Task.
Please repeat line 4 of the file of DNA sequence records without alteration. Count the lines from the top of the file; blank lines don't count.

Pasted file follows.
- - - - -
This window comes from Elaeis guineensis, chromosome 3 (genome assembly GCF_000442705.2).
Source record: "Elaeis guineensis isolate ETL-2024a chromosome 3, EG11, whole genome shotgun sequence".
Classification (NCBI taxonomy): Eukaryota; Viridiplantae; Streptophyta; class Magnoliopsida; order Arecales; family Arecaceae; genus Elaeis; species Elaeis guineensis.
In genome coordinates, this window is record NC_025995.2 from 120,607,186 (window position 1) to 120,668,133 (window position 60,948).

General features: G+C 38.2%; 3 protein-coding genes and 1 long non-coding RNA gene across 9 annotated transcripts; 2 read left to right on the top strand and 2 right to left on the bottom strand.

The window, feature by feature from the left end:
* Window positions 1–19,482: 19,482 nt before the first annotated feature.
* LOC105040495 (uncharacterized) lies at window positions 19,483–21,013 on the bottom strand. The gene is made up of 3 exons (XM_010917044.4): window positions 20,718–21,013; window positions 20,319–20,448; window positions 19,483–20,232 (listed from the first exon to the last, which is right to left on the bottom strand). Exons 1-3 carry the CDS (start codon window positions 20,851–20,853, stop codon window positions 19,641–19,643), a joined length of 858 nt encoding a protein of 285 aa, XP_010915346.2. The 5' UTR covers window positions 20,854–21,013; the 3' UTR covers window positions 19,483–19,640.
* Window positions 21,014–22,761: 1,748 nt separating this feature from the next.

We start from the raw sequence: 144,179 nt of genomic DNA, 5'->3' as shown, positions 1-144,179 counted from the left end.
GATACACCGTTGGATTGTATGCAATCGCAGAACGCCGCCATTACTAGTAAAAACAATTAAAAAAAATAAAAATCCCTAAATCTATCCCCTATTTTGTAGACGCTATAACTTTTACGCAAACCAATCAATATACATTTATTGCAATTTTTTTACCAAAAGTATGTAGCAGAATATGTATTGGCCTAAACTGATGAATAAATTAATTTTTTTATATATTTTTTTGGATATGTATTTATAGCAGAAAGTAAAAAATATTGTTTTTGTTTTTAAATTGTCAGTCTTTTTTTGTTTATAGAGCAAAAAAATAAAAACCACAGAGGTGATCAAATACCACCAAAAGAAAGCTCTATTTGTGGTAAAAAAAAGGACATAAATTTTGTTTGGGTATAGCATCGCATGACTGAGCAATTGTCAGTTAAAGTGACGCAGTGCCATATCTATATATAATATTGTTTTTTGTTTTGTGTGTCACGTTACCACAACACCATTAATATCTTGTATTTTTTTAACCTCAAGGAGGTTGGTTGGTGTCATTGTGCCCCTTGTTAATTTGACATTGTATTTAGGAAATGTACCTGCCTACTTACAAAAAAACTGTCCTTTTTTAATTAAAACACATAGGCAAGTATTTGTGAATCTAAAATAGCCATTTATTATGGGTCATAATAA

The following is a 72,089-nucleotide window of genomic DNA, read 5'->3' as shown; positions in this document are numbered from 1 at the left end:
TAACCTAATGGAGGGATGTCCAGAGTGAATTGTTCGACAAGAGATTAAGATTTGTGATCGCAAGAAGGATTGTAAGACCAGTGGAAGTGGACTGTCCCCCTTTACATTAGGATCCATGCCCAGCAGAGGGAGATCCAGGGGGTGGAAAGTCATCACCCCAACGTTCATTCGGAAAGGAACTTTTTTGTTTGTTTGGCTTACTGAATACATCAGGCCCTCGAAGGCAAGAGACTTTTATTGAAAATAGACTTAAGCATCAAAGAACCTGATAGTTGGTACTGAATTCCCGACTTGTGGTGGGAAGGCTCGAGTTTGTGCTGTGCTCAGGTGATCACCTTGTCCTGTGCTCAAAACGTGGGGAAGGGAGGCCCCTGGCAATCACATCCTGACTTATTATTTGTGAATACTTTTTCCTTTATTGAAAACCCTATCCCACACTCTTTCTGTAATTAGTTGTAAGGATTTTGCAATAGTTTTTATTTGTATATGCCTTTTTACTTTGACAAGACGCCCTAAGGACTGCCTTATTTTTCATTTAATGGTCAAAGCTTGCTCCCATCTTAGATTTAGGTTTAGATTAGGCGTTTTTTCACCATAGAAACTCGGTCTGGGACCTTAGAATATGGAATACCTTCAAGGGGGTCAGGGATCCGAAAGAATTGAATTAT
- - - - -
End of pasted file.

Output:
In genome coordinates, this window is record NC_025995.2 from 120,607,186 (window position 1) to 120,668,133 (window position 60,948).